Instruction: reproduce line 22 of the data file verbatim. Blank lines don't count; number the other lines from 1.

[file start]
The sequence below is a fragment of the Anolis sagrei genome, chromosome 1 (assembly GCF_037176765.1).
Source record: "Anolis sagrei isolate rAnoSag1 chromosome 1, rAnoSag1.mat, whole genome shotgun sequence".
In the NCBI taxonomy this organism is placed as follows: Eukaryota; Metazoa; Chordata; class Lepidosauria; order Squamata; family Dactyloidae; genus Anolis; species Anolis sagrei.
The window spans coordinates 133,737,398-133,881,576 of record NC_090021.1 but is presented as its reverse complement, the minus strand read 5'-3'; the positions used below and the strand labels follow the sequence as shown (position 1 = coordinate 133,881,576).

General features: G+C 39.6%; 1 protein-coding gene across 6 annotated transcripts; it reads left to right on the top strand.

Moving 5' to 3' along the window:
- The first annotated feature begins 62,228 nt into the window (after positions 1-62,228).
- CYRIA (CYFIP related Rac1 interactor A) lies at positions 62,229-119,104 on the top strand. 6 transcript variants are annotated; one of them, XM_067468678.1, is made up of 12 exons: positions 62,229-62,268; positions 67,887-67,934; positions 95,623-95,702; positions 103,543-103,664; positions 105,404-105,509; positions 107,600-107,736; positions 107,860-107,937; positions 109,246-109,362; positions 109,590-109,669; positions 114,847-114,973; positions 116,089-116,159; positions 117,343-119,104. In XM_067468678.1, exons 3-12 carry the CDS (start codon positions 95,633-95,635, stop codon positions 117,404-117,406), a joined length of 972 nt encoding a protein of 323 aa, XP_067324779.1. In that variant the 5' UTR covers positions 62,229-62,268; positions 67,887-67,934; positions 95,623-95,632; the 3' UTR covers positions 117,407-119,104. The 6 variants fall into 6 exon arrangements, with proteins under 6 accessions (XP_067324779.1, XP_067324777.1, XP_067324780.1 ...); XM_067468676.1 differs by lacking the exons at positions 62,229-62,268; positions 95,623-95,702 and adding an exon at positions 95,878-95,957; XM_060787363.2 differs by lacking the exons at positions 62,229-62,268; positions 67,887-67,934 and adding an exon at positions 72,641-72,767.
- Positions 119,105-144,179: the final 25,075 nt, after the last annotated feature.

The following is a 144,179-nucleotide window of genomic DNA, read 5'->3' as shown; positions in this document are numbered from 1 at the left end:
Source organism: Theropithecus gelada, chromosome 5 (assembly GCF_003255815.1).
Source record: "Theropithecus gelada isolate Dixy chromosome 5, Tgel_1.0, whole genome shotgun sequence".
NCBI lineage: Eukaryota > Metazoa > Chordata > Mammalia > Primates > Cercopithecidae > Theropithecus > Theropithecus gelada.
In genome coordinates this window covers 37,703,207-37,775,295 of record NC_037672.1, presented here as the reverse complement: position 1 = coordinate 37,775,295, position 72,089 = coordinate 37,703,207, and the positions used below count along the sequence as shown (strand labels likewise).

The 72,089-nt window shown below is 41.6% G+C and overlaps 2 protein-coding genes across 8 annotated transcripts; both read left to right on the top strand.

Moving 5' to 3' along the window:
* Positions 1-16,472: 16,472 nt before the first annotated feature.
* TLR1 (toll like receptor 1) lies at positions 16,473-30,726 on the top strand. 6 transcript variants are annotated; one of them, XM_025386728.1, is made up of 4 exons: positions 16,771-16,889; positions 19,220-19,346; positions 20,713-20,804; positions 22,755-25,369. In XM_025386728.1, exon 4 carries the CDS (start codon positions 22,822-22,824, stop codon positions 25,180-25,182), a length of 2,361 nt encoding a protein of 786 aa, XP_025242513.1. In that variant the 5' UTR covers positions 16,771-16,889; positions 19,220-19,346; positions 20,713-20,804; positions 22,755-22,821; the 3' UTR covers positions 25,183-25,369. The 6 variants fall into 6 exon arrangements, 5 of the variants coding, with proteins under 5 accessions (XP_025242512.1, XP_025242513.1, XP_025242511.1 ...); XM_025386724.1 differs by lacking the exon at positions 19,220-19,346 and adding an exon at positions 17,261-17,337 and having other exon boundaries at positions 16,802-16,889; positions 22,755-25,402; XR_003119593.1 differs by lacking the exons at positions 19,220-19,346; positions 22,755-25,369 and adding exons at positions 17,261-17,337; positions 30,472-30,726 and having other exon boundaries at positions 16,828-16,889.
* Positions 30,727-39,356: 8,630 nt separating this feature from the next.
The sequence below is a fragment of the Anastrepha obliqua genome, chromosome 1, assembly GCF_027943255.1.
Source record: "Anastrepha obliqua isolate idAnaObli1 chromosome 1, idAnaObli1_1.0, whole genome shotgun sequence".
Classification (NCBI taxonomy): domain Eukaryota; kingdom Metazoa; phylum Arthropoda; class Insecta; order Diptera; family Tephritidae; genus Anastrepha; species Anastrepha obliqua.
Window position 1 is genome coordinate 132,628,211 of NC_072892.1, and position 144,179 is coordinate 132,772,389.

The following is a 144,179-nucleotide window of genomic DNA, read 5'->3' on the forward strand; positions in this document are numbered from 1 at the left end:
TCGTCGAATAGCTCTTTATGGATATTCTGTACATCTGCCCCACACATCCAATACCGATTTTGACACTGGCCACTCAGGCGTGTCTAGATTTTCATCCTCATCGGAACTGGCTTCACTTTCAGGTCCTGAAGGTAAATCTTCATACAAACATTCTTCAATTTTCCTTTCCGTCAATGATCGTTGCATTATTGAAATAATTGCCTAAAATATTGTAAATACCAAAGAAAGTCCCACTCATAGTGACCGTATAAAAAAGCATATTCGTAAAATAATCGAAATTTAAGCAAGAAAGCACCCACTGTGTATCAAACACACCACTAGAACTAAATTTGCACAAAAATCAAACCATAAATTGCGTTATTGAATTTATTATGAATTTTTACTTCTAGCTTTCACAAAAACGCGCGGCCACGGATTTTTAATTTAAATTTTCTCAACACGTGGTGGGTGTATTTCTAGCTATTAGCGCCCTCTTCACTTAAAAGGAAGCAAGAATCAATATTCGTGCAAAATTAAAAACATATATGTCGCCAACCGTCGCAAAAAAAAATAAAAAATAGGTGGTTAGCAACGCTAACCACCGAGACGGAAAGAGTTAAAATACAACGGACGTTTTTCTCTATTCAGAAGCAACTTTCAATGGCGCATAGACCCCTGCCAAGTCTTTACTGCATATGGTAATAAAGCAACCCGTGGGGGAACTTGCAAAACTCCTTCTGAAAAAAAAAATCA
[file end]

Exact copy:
Classification (NCBI taxonomy): domain Eukaryota; kingdom Metazoa; phylum Arthropoda; class Insecta; order Diptera; family Tephritidae; genus Anastrepha; species Anastrepha obliqua.